Next adventure fulfills lifelong dream
The Little Star School has been a constant in Dani Reynaud’s life. When she was 4 years old, Reynaud was in the very first class of the new Montessori school in Winthrop.
Then, 10 years ago, after working as development director at the Seattle Girls’ School, Reynaud moved back to the Methow to become the school’s executive director. In the decade since, both of her sons have attended the school.
It’s been a fruitful decade in many ways. Reynaud led the school in a major expansion, adding the Little Star South Collaborative on the TwispWorks campus and a second school facility in Winthrop, and offering an enriching child care program for infants and toddlers. Little Star now accommodates 130 children a day, from infants to age 6.
Now Little Star and Reynaud are looking toward the next phase, since Reynaud announced her resignation at the end of this school year, in June. Reynaud and her family – sons Marcel, 11, and Rainier, 9, and her husband, Ray Sanders, who teaches physical education at Methow Valley Elementary School – are moving abroad for a two-year assignment at an International Baccalaureate school, fulfilling a lifelong dream.
Still, Reynaud called her departure “bittersweet.” “I’m looking forward to a wonderful year and to soaking up all the Little Star goodness I can,” she said.
While in its 40 years Little Star has grown in many ways to fill the needs of the broader community, it remains true to its original mission, Reynaud said.
One of Reynaud’s earliest memories is playing with the color-coded Montessori cubes that teach young kids about colors and spatial arrangement – and are later used to teach math. “I had a sense of doing something important, and I was excited. I just believe so much in the power of early childhood education and what it can do for families, communities and the world,” she said.
When all the valley’s other child care providers closed half a dozen years ago, Little Star partnered with Room One and the Methow Valley School District to conduct a needs assessment. That led to Little Star developing the first-ever licensed infant-care facility in the Methow.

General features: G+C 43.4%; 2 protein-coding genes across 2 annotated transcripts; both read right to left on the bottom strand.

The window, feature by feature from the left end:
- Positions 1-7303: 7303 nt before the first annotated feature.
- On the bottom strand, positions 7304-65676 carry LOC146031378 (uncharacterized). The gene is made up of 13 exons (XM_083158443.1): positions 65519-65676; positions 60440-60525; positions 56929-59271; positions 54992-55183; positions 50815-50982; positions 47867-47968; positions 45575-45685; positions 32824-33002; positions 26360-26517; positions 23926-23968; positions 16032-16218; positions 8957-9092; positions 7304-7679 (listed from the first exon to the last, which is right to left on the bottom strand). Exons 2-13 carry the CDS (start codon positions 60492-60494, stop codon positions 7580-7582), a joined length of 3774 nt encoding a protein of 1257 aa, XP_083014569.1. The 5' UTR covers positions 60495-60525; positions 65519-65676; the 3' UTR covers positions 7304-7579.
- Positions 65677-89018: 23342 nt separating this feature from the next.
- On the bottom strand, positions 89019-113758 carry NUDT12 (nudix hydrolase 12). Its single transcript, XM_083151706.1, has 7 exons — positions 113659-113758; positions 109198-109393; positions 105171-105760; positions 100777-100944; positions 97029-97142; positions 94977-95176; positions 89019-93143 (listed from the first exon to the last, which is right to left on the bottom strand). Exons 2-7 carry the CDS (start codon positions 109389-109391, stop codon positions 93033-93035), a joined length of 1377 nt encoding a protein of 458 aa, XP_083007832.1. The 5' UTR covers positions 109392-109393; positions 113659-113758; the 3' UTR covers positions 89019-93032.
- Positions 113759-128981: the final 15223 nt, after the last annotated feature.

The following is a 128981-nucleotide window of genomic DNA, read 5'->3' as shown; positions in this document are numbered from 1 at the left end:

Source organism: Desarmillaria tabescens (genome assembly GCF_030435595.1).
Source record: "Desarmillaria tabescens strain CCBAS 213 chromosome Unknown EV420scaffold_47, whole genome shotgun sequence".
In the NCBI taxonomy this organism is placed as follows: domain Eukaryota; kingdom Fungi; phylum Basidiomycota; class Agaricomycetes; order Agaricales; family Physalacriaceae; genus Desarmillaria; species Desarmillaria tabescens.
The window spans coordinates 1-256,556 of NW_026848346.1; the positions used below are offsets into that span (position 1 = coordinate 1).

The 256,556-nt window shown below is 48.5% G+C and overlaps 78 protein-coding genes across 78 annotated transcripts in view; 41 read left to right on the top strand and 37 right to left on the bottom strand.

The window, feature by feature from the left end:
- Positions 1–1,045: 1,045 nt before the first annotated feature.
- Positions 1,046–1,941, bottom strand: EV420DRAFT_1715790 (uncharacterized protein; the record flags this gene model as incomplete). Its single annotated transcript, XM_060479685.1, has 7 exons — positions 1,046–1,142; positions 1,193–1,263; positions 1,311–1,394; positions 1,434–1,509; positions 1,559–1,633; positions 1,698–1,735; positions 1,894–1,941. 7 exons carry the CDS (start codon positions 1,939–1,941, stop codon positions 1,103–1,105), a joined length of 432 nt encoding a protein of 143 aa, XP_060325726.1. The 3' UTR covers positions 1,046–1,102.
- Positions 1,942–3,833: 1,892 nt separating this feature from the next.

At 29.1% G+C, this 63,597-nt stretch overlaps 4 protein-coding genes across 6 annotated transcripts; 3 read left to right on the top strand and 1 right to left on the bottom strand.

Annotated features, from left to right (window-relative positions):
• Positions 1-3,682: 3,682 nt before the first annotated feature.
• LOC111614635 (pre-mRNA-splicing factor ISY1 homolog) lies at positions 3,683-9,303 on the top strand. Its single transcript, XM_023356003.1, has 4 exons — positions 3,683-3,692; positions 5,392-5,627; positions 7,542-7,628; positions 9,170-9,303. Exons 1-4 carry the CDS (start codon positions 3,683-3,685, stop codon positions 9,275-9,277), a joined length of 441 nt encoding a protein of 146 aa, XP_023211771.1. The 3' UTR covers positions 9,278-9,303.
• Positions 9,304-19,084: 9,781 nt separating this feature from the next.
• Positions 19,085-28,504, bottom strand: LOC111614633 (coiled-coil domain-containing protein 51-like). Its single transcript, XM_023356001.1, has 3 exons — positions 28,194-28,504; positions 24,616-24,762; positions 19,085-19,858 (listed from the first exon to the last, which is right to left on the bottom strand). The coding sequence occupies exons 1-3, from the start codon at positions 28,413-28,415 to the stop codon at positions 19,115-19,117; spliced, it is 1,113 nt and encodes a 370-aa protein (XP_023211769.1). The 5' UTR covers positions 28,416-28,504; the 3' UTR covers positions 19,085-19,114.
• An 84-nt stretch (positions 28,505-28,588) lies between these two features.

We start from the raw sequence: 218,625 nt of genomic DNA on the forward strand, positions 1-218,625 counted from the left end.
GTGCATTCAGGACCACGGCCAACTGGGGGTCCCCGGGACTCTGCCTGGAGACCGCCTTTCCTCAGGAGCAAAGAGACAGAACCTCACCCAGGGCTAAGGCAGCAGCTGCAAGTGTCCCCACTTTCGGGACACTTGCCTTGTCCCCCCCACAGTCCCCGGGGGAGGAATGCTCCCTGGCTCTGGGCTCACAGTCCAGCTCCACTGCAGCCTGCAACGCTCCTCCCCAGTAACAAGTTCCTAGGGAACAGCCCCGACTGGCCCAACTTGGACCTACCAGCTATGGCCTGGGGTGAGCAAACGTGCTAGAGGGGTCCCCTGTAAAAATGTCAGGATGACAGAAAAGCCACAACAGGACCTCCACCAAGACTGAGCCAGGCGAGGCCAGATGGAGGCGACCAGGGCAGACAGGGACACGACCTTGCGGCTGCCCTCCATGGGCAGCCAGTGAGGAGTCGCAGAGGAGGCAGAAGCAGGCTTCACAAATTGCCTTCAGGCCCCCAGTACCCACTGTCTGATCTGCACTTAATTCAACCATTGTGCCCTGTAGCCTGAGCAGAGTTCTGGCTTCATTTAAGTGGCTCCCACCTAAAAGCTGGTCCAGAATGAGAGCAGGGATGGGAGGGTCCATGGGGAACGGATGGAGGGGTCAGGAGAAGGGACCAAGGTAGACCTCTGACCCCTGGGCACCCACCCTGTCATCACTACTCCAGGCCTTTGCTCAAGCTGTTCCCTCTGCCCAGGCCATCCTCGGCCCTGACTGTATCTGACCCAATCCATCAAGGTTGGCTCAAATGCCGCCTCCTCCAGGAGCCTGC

The needs assessment evolved into a community-wide effort to create programs centered on working families, leading to Little Star Twisp, with hours that accommodate parents’ work schedules, Reynaud said. They added a second building in Winthrop, which has three classrooms and a large, flexible space for music, dance and other activities. All the facilities incorporate outdoor spaces for play and exploration. “It’s a magical place, a home away from home,” she said.
Little Star also tripled financial aid in the past decade to make the school accessible to all who want to attend, Reynaud said. Tuition is 20% below cost, and Little Star fills the gap by fundraising for scholarships.
Since Reynaud took the helm, the school has more than doubled the number of children it serves. Today, Little Star serves 170 families a year and has 36 staff members, who bring experience from a range of educational and personal backgrounds. Some have been with the school for 25 years. “It’s a really rich-in-context learning environment,” Reynaud said.
The late Little Star founder Rayma Hayes played a key role in the expansion, working closely with Reynaud even after she became ill. “Rayma is still with us,” Reynaud said. “Even with all the growth, Little Star feels like the same place, built on love, relationships, childhood and community.”
Reynaud and Sanders have both been offered positions at the same international school, but because they are still finalizing the arrangements, they aren’t at liberty to say where they’ll be going. Reynaud would be the deputy principal of the school’s early-years program, for children age 3 to first grade, and Sanders would teach elementary school.
“I’m ready for a new challenge and adventure, and then returning to the Methow Valley,” she said. “We’re really excited. I think it’s a good fit, and it’s similar to what I’ve been doing here.”
The Little Star board has already chosen a search committee and they’re hoping to select a successor in time for that individual to work with Reynaud before the school year is out, board president Korrie Bourn said.
“I can’t speak highly enough about Dani. Parents, teachers and board members are all honored to have had time with her. She welcomed as many people as she could,” Bourn said. “I’m optimistic about the future.”